So, for example, TCG crypto, we hold a seat and Flamingo Dao, which pulls capital together to basically curate NFTs across the web. Or we also invested recently in a company called archive, which aims to be the first decentralized physical museum curating this one of one physical asset and wrapping them in a smart contract. And essentially, with both of these examples, Flamingo archive, where you can think of pleaser, or fingerprints, or you know, all of these other kinds of collector Dao examples, you can think of it sort of as this analogy, you go to the Louvre to see the Mona Lisa. But you also go to see the Mona Lisa, because it’s in the Louvre. And by way of collecting valuable pieces of art and culture, the Louvre has created this sense of brand equity, that now the assets that continue to curate will appreciate in value by way of being underneath that umbrella and that brand, and you’re starting to see similar things happen with these internet native brands, like Flamingo, like archive, like hidden New York or New bodega, right, the screenshots that they take and put on these curatorial accounts, helped drive trends forward. And so that sense of curation is super interesting to me.
Never thought about it like that. That’s really interesting. New perspective taught me something new. Where do you think curation plays a role, sort of like in a cross platform setting? So, whether it be multi chain, for example.
Gaby Goldberg: yeah, multi chain I haven’t even thought about. Although there are interesting examples, like, I believe it’s called quixotic, which is helping to basically aggregate collections in like a multi chain perspective. Ideally, it’s something like this idea of having pieces of content minted as NFTs and you can track them cross platform, I was thinking more in the sense of tracking them, you know, from Tumblr, to Twitter, to Instagram and seeing the flow of media as it goes through the hands of different people. I’m not sure if I’ve seen a real example of it working yet. Although the entropy example is a good one.
When you think about digital identity, what is like the picture-perfect scenario five years from now? Like, what does a digital identity really look and feel like? What are the actions end users are taking with their digital identity? What does that environment look and feel like?
Gaby Goldberg: Yeah, so I guess kind of starting, you know, totally from the beginning. When we think about the internet today, it really was created without a native identity layer for people and so you see, kind of like the coping mechanism for this digital identity was really relegated to websites and applications, right? I have an identity on Instagram and I have an identity on Facebook and I have an identity, you know, on SMTP with email, and this kind of siloed approach may have been appropriate for the early days of the internet, because obviously, how could we have imagined where we’ve ended up now. But now with billions of people online every single day, there’s real drawbacks to having this siloed approach to identity, that’s not owned by the user themselves. And so, you see, you know, we still use usernames and passwords for just about everything, even though they’re obviously an insecure model, right? If your Twitter gets hacked, you’ve basically lost a major sense of your identity. And even still, even if you don’t get hacked, you are renting your identity essentially, from companies and centralized entities. And so, my identity in a lot of ways kind of like belongs to Facebook, when I connect my Facebook, to all these different applications. And so, when we think about digital identity in the context of web three, it’s really this premise that each user on the internet will have a unique identifier, right? Gaby, doubt youth is a good example. And you can natively link it to any piece of software and it’s stored on a blockchain. So, it has that sense of provenance. Now, it becomes sort of like opt in, right? Instead of, you know, like, I can decide where I take my identity and where I plug it into. And kind of the experiences that I choose to have on the internet, and the identity is kind of shared across all of these platforms, if I choose.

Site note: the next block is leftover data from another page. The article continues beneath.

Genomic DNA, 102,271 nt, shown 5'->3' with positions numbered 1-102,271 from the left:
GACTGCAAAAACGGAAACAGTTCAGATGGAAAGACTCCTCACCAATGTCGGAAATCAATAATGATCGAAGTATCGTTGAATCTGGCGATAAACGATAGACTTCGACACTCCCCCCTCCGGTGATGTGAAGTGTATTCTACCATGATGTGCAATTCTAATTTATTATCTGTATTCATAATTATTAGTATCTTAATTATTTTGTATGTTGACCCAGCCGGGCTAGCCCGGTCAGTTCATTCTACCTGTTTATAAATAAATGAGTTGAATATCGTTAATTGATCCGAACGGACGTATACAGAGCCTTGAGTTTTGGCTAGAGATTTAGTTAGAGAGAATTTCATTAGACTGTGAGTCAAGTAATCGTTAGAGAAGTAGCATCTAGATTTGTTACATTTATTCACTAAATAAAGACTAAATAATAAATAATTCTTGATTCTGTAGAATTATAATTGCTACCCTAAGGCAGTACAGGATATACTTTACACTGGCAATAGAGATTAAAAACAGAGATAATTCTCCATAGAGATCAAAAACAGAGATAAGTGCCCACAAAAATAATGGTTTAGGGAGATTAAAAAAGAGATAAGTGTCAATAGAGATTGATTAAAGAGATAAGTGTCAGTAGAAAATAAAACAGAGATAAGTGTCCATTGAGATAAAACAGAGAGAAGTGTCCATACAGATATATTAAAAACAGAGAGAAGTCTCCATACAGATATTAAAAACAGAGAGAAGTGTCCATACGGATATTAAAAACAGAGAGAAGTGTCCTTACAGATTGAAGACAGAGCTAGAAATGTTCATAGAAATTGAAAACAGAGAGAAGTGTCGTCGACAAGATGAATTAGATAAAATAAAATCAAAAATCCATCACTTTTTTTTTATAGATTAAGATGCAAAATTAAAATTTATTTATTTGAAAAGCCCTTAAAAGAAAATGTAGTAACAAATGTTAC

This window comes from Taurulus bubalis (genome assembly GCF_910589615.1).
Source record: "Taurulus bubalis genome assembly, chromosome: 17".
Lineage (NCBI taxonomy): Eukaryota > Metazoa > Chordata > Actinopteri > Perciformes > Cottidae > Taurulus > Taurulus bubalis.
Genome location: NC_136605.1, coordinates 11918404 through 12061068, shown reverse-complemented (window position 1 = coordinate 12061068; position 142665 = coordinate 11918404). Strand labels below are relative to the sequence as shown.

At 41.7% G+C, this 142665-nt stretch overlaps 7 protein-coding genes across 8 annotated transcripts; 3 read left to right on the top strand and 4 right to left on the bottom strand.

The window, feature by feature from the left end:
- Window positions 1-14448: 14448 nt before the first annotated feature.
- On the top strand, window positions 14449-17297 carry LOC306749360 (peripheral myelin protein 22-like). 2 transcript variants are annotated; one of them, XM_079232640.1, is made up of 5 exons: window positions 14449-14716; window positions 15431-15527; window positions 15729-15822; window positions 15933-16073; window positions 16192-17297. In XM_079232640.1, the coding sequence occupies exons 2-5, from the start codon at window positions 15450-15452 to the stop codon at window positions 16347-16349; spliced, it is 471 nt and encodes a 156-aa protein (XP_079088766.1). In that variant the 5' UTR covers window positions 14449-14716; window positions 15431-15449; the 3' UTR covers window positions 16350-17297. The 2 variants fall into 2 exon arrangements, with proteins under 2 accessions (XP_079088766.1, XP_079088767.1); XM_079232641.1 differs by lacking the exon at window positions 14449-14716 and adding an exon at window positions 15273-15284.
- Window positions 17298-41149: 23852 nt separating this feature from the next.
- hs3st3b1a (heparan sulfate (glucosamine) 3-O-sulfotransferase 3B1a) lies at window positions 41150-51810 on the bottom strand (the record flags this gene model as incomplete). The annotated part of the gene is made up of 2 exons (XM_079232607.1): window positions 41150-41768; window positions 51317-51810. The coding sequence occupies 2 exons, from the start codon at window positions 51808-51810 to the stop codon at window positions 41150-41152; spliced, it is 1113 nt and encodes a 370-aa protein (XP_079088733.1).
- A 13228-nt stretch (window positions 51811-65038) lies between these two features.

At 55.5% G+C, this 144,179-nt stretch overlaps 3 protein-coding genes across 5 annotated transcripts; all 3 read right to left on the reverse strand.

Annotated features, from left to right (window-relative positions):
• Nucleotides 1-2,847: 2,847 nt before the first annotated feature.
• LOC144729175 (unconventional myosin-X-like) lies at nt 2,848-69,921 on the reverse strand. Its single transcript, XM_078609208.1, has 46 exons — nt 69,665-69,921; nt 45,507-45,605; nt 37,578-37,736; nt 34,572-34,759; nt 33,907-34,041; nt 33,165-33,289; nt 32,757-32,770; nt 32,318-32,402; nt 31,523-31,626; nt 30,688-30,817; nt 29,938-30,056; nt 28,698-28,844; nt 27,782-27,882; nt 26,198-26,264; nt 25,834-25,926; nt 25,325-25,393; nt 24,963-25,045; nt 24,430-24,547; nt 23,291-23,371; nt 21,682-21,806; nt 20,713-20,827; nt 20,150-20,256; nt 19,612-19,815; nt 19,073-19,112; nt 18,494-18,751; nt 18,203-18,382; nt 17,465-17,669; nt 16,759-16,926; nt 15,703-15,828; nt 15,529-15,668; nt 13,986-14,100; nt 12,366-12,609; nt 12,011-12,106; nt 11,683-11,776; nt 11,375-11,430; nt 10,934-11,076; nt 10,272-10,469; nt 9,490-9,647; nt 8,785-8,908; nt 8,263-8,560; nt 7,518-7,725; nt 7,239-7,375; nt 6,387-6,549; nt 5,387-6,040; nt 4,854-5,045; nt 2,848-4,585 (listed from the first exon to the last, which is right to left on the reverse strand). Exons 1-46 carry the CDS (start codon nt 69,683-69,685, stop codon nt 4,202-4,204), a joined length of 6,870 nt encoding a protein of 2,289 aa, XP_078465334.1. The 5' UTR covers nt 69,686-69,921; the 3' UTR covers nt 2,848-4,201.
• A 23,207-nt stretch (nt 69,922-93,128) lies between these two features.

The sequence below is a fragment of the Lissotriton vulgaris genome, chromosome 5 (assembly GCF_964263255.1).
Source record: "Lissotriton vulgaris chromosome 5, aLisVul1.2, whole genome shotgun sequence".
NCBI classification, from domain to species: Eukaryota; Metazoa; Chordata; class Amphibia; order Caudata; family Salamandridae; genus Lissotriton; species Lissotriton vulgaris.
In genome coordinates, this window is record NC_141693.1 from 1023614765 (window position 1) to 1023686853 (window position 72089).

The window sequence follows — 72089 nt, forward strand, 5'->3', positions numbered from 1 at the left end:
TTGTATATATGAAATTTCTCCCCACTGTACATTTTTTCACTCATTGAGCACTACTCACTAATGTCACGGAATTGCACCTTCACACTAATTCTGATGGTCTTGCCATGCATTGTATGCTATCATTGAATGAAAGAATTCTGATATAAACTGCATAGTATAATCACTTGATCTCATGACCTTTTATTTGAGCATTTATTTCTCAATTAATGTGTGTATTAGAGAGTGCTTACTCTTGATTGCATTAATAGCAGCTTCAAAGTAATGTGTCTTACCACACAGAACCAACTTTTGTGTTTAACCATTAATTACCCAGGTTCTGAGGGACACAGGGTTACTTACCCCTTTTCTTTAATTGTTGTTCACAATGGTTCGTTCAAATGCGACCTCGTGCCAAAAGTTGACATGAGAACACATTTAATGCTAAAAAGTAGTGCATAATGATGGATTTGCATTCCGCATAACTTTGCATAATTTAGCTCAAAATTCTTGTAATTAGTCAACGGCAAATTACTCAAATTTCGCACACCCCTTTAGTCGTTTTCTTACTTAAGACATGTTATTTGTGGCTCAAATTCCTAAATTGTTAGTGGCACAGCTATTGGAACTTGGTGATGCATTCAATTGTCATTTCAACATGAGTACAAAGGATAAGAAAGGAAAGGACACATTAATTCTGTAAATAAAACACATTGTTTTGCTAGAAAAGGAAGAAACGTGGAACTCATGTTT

That makes sense. So, who will end up owning sort of the, I want to say like the web of all these identity pieces from your off-chain identity, to your on-chain identity. Is that like, is that an infrastructure play? Is that a single company play? Is that a decentralized play? It obviously, hopefully, we’ll all live on chain, right? In a very decentralized manner, right? But what does that look like from an application level?
Gaby Goldberg: Yeah, yeah. So, I’ll need to pause, think about how I really want to answer this.
Will Decentralized Identity Ever Be Centralized?
And I think we’re already seeing like pieces of this thesis sort of unfold, you brought up Ens is a great example. That’s one single piece. And then you have other companies and projects, building out other pieces of the puzzle, right? And we as users, we find out what we latch on to, and we sort of piece them together, by default, by opt in, right? Like we connect our Ens username to our Twitter handle, because that appropriate doesn’t exist fit in with culture, right? We find friends like that, right? Do you think it’s going to play out like that big picture or is there going to be some type of like centralized entity that’s able to sort of like, take control this entire, I guess, thesis around decentralized identity? What do you think?